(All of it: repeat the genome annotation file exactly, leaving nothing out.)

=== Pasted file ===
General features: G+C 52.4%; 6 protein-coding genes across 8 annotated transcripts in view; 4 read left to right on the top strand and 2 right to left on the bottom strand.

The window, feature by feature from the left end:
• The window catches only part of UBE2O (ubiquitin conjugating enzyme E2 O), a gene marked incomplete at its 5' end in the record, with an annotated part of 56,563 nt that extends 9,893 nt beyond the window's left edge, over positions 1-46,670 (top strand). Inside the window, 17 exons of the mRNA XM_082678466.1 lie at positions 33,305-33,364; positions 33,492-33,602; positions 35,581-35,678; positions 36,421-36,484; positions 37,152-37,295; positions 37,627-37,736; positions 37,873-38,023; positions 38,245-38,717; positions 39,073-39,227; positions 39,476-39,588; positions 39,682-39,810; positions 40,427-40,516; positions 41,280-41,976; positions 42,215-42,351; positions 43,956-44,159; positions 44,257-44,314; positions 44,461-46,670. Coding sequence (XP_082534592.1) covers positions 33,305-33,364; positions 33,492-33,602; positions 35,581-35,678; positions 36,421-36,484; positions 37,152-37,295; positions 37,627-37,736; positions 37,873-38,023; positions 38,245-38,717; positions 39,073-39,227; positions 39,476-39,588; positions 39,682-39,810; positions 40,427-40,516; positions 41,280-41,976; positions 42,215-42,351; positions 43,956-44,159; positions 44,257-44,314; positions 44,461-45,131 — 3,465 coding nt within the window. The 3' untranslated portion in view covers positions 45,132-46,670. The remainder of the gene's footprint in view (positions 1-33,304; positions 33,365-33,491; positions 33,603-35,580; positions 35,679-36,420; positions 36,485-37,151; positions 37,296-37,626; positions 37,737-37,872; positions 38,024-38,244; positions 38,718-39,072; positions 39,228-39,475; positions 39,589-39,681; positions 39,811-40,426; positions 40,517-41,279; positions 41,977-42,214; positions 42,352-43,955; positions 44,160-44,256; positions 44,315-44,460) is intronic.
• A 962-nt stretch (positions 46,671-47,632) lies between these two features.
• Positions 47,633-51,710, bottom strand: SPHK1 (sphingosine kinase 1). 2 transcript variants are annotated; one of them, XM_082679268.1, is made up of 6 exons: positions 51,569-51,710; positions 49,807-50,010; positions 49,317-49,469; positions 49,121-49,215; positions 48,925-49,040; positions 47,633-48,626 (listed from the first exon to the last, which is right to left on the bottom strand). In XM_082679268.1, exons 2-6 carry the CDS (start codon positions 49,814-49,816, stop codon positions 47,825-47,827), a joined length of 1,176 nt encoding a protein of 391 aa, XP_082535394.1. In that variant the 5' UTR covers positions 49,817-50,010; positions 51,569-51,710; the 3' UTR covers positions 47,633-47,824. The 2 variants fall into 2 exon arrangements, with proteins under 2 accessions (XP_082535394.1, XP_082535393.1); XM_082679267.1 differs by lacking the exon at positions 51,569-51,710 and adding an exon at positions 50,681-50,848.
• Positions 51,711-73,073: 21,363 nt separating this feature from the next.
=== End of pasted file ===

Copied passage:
General features: G+C 52.4%; 6 protein-coding genes across 8 annotated transcripts in view; 4 read left to right on the top strand and 2 right to left on the bottom strand.

The window, feature by feature from the left end:
• The window catches only part of UBE2O (ubiquitin conjugating enzyme E2 O), a gene marked incomplete at its 5' end in the record, with an annotated part of 56,563 nt that extends 9,893 nt beyond the window's left edge, over positions 1-46,670 (top strand). Inside the window, 17 exons of the mRNA XM_082678466.1 lie at positions 33,305-33,364; positions 33,492-33,602; positions 35,581-35,678; positions 36,421-36,484; positions 37,152-37,295; positions 37,627-37,736; positions 37,873-38,023; positions 38,245-38,717; positions 39,073-39,227; positions 39,476-39,588; positions 39,682-39,810; positions 40,427-40,516; positions 41,280-41,976; positions 42,215-42,351; positions 43,956-44,159; positions 44,257-44,314; positions 44,461-46,670. Coding sequence (XP_082534592.1) covers positions 33,305-33,364; positions 33,492-33,602; positions 35,581-35,678; positions 36,421-36,484; positions 37,152-37,295; positions 37,627-37,736; positions 37,873-38,023; positions 38,245-38,717; positions 39,073-39,227; positions 39,476-39,588; positions 39,682-39,810; positions 40,427-40,516; positions 41,280-41,976; positions 42,215-42,351; positions 43,956-44,159; positions 44,257-44,314; positions 44,461-45,131 — 3,465 coding nt within the window. The 3' untranslated portion in view covers positions 45,132-46,670. The remainder of the gene's footprint in view (positions 1-33,304; positions 33,365-33,491; positions 33,603-35,580; positions 35,679-36,420; positions 36,485-37,151; positions 37,296-37,626; positions 37,737-37,872; positions 38,024-38,244; positions 38,718-39,072; positions 39,228-39,475; positions 39,589-39,681; positions 39,811-40,426; positions 40,517-41,279; positions 41,977-42,214; positions 42,352-43,955; positions 44,160-44,256; positions 44,315-44,460) is intronic.
• A 962-nt stretch (positions 46,671-47,632) lies between these two features.
• Positions 47,633-51,710, bottom strand: SPHK1 (sphingosine kinase 1). 2 transcript variants are annotated; one of them, XM_082679268.1, is made up of 6 exons: positions 51,569-51,710; positions 49,807-50,010; positions 49,317-49,469; positions 49,121-49,215; positions 48,925-49,040; positions 47,633-48,626 (listed from the first exon to the last, which is right to left on the bottom strand). In XM_082679268.1, exons 2-6 carry the CDS (start codon positions 49,814-49,816, stop codon positions 47,825-47,827), a joined length of 1,176 nt encoding a protein of 391 aa, XP_082535394.1. In that variant the 5' UTR covers positions 49,817-50,010; positions 51,569-51,710; the 3' UTR covers positions 47,633-47,824. The 2 variants fall into 2 exon arrangements, with proteins under 2 accessions (XP_082535394.1, XP_082535393.1); XM_082679267.1 differs by lacking the exon at positions 51,569-51,710 and adding an exon at positions 50,681-50,848.
• Positions 51,711-73,073: 21,363 nt separating this feature from the next.